Sometimes with pattern registration number.
ChineseArgent: All Silver: Art, Antiques, Hallmark & Articles
Unless otherwise stated this is the standard mark we apply. The Full Traditional Mark: Sponsor’s mark, Millesimal fineness mark and Assay Office mark. The date letter and the traditional fineness marks are no longer compulsory components of the hallmark.
What are Silver Jewelry Marks? Silver jewelry marks are the hallmarks found on silver jewelry to help identify the composition and source of the jewelry.
If you choose collecting antique silver as your main antique interest, you should make sure you know the general history and the historical periods associated with collectable silver. Silver is a precious metal. Silver products are usually made from an alloy of pure silver and a small proportion of a base metal such as copper to improve strength and durability. The proportion of pure silver varies according to standards set by different countries, such as the Britannia Standard, the sterling silver standard and the various countries assay marks, which are also known as silver hallmarks.
Ever since silver was discovered it has been fashioned into highly decorative objects and personal objects of great beauty, and these can be of prime interest to the silver collector. Silver has been classed as a precious metal for a very long time and today it is probably cheaper in real terms than it has ever been. Antique Silver is a recycleable material and the prices paid for scrap metals in the modern world varies enormously on a day to day basis.
Today there are stories of antique dealers selling rare and precious antique silver objects for their scrap weight value, as often the scrap value is currently bringing in more than selling the item as an antique piece. The Creation of Antique Silver Hallmarks. Antique Silver markings were first used in England in the 14th century and the story goes that around a silversmith called Philip Stubbs complained of the widespread use, by unscrupulous silversmiths, of drossie rubbage or refuse metal.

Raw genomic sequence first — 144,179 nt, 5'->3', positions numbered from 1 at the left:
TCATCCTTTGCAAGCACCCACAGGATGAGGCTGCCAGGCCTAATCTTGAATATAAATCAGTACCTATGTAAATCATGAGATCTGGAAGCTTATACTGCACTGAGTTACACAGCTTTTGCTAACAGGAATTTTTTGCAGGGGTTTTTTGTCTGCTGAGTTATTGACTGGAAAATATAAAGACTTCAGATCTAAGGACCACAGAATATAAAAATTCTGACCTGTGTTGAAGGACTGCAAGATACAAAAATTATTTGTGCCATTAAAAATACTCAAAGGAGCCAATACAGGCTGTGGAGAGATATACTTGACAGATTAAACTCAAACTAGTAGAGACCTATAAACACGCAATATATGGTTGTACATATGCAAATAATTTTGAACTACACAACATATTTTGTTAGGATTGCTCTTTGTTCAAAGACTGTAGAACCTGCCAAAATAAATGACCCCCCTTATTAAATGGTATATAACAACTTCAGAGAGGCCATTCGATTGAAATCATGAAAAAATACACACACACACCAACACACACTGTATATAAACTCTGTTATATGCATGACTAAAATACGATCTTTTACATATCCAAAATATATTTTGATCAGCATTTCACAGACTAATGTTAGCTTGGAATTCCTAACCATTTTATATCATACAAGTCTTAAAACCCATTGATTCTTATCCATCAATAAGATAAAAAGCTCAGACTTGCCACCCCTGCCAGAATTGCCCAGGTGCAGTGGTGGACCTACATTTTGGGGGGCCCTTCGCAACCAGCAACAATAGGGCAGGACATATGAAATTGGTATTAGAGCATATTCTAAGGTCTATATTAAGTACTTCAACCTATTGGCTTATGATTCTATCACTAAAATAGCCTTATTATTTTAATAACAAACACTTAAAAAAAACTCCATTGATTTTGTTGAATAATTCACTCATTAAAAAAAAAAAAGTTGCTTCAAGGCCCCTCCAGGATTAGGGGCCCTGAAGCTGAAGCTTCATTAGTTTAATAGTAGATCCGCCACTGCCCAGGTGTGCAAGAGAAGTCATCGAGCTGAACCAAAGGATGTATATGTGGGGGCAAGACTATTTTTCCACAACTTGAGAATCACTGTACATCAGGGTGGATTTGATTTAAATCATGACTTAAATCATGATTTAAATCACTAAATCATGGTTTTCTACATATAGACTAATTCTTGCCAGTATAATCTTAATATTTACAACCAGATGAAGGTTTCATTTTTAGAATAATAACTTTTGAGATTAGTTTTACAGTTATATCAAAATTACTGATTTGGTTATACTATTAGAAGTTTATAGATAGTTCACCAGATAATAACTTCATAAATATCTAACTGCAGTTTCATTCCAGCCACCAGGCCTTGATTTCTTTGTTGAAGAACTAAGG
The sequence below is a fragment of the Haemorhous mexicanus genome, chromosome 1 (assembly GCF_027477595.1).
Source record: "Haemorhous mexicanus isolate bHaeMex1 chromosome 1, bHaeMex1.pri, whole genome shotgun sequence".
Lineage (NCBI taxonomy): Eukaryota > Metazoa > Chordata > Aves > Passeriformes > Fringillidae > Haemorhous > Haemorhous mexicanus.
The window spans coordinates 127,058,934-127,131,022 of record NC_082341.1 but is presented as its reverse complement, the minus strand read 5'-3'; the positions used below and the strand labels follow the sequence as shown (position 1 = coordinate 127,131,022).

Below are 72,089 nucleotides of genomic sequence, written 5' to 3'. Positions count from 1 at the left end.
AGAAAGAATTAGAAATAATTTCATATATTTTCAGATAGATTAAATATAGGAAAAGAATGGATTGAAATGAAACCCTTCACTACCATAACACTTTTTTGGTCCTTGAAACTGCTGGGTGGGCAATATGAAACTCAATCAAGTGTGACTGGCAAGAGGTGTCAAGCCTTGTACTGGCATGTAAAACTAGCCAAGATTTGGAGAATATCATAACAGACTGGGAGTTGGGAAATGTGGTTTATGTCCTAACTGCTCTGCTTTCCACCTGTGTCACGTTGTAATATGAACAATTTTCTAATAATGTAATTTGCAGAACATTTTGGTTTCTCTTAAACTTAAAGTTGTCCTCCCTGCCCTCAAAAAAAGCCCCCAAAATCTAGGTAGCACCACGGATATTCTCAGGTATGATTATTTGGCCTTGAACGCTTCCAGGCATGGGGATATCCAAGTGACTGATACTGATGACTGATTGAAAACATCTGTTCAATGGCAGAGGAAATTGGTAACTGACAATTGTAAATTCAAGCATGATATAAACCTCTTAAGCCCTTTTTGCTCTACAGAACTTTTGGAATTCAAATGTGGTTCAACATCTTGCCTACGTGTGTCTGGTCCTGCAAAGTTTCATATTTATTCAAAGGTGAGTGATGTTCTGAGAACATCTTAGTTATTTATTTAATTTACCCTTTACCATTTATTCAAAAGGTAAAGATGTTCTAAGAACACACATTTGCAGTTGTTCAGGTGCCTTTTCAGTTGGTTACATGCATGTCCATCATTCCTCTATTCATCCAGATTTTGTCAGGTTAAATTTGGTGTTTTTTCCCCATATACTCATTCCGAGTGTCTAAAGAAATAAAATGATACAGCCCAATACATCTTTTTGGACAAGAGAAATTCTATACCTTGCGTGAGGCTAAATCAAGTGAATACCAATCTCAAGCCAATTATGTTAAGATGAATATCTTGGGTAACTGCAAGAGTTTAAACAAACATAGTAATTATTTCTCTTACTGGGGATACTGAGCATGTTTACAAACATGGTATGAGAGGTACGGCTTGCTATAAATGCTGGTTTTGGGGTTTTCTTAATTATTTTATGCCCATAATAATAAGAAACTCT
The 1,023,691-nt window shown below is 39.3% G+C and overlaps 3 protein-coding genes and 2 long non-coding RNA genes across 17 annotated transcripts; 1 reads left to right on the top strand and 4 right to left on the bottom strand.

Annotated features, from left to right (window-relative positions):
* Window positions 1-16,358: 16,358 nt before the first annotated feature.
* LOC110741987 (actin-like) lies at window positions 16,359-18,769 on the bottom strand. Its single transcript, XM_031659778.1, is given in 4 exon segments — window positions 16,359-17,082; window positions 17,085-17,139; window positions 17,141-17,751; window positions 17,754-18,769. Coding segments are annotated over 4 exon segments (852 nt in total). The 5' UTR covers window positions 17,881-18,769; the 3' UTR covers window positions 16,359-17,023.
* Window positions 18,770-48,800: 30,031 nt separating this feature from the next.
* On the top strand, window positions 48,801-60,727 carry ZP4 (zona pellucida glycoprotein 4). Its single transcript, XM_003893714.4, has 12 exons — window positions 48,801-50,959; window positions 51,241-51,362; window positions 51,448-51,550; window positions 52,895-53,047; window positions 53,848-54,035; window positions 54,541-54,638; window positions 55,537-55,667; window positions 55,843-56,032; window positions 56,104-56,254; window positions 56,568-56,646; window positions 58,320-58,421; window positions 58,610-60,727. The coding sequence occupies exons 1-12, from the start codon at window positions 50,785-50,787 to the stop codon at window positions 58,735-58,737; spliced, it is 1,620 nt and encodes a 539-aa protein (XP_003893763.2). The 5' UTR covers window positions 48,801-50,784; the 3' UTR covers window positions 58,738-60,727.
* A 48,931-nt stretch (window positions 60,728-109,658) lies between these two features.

This was alloyed with silver to make the metal tougher and more malleable, but obviously decreased the amount of pure silver in a piece and was cheaper than the actual silver.
Vintage Cigarette Lighters
Sign in or sign up and post using a HubPages Network account. Comments are not for promoting your articles or other sites. Wish I would have seen this years ago it would have been helpful. I love collecting beautiful jewelry. I’m not sure what is giving people the impression someone will be appraising their jewelry, or even answering their questions, as nowhere is it even suggested – much less stated – that these services will be provided.
The reason you are not getting responses is because you are posting them in a “comments” forum.
F.B. Rogers Silver Company was a silversmith company based in Shelburne, Massachusetts and founded in This company was founded by Edmund Porter and LB West, who moved the manufacturing operations to Taunton, Massachusetts.
Your guide to antique pottery marks, porcelain marks and china marks Dating Antique Silver Hallmarks Antique Silver Hallmarks and how to indentify where your silver comes from. Antique silver hallmarks have been used to control the quality of goods made of silver since the 14th century and the organisation that regulates the craft, Goldsmiths Hall, gave the world the term hallmark. Every item made of silver must be sent to an Assay Office for testing.
This is to ensure it is of the required sterling silver standard and, provided it conforms to a standard, a series of symbols are stamped into each part of the item. Today and for the past few centuries, this stamp or silver hallmark has shown the place and year of manufacture of the assayed silver item, as well as the silversmith who made or sponsored the item. The laws governing silver hallmarking are very strict and if an item does not comply with a standard the item will not be hallmarked and will probably be destroyed.
A false silver hallmark has always been treated with the utmost severity by the law and in the past a silversmith was pilloried for their first offence, where they would be pelted with rotten fruit and vegetables. There was a simple reason for this seemingly Draconian behaviour in that the manufacture of silver and gold was allied to the minting of currency.